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Constructing Surveys

Tips for designing effective surveys of interfaith work

Constructing Surveys: Tips for Interfaith Educators

When thinking of interfaith assessment, many college educators imagine surveys and questionnaires. Whether brief questionnaires to collect snippets of feedback after an educational experience or longer forms to understand multiple perspectives on department services, surveys can be used in a range of contexts and for various purposes to advance interfaith work.

Is a Survey Your Best Option?

When deciding whether to use a survey, determine whether it is the most appropriate tool to get the feedback you need. Surveys should never be done just because they seem like the easiest path to interfaith assessment. Poorly constructed surveys can produce misleading and/or perplexing results. If you decide that a survey is the best option for capturing information you need, then we recommend you collaborate with assessment or institutional research offices for support constructing meaningful and sound survey questions. Particularly for longer and/ or perennial surveys, these professionals can provide insights and tips that will save you from confusing and potentially less useful results. However, if this is not feasible, consider the following tips and tricks to create a survey that collects quality information.

The Basics: Organizing the Survey

Creating quality surveys begins with organizing the survey. Lack of forethought and planning often leads to less effective surveys. Below are a few tips to help you start constructing your survey.

  • Put questions for information you need near the beginning – Particularly for longer surveys, you may want to make sure the questions that collect the most important information are near the beginning. If a student gets distracted or stops taking the survey for some reason, you will have responses to the questions that are most important to you.
  • Group questions by topical areas – You should carefully consider what types of questions belong together and how you want to organize groups of questions. This allows you the opportunity to provide good instructions for different sections and prevents confusion if students feel they are hopping around between different topics.
  • Start with less threatening questions – If you have questions that students may perceive as more sensitive or questions that elicit charged feelings, you may want to put these questions toward the end of the survey.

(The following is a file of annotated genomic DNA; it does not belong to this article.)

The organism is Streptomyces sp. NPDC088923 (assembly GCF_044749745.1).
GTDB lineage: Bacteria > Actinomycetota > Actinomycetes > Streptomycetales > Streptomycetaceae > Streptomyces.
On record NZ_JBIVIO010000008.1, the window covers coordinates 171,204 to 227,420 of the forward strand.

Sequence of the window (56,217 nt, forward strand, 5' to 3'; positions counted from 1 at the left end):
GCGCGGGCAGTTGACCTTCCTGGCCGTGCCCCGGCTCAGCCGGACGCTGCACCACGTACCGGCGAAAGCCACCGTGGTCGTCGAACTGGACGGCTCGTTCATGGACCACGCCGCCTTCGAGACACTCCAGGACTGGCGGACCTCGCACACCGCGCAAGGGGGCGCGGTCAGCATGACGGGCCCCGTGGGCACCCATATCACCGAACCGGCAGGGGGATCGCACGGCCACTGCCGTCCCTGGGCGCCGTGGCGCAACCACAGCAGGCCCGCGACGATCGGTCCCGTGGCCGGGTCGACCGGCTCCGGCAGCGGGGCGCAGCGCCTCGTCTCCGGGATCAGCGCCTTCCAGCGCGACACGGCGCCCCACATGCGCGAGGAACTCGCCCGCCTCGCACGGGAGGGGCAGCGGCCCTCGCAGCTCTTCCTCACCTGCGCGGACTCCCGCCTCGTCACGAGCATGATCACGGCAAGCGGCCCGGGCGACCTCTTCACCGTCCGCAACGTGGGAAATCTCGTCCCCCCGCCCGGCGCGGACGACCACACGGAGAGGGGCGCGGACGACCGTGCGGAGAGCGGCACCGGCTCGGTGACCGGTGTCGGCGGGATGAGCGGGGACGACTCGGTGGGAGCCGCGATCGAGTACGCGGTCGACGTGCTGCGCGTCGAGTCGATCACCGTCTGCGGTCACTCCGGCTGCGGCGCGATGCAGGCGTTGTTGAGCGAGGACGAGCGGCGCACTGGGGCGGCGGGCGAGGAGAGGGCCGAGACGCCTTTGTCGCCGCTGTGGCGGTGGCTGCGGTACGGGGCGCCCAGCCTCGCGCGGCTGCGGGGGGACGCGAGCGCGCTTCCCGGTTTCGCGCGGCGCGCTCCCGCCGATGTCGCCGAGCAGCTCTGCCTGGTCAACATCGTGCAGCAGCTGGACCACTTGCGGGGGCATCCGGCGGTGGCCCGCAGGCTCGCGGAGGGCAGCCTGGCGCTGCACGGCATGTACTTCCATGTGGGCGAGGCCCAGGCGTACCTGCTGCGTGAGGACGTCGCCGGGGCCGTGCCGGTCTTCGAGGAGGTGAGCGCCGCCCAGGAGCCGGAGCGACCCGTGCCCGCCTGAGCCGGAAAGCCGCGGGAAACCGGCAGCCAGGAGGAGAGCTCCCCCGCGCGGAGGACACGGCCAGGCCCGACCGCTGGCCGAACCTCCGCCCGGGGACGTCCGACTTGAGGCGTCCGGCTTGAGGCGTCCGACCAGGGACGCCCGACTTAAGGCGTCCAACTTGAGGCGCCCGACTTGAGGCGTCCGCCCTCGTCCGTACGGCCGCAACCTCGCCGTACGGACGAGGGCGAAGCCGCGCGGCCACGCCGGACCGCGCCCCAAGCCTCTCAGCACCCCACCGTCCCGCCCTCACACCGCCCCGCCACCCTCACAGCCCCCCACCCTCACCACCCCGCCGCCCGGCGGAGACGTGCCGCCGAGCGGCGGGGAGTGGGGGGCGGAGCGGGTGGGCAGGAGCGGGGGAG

• Avoid excessive questions/items – Only ask questions for information you need. Student are surveyed regularly and many campuses suffer from “survey fatigue” (a phenomenon where students become apathetic to surveys and increasingly decline to participate in them). After creating a survey, always review it, and evaluate whether you need each question or whether you can get information from somewhere else.
  • Keep open-ended questions to a minimum – When used appropriately, open-ended questions can provide highly valuable, nuanced information. But open-ended questions require more mental energy from students and can be overwhelming if there are too many of them. Thus, open-ended questions may be best near the end of survey in case a student decides to stop taking the survey because they do not want to think through a response.

Dos and Don'ts for Writing Questions

In this section we provide the dos and don’ts of survey construction. For each of the dos and don’ts we provide an example of a quality survey item and a poorly constructed survey item. This list is by no means exhaustive, but it is a good start to collecting quality information about your students.

Do:

  • Do include examples for terms or concepts that are not clear – Sometimes surveys about interfaith leadership and other complex topics can include terms that are not easily understood by the survey participants.

Incorrect

During the fall semester, how often have you participated in interfaith service projects:

Never (1) Rarely (2) Sometimes (3) Frequently (4)
       


Correct

During the fall semester, how often have you participated in interfaith service projects (e.g., volunteering with religiously diverse peers):

Never (1) Rarely (2) Sometimes (3) Frequently (4)
       

By clarifying the terms, you help to ensure more accurate responses.

 

  • Do provide specific time frames when asking students to recall past actions – Sometimes interfaith educators want to know how often students engage in interfaith behaviors

Incorrect

How often have you participated in interfaith service projects (e.g., volunteering with religiously diverse peers):

Never (1) Rarely (2) Sometimes (3) Frequently (4)
       


Correct

During the fall semester
, how often have you participated in interfaith service projects (e.g., volunteering with religiously diverse peers):

Never (1) Rarely (2) Sometimes (3) Frequently (4)
       

The more specific and contained the timeframe, the more accurate the information you get will be.

 

  • Do make sure responses are exhaustive and mutually exclusive – Response options should cover all possible responses and should be mutually exclusive.

Incorrect

To what degree were your interfaith dialogue experiences enjoyable:

Enjoyable (1) Frustrating (2) Tense (3) Funny (4)
       


Correct

To what degree were your interfaith dialogue experiences enjoyable:

Not enjoyable at all (1) Somewhat enjoyable (2) Enjoyable (3) Very Enjoyable (4)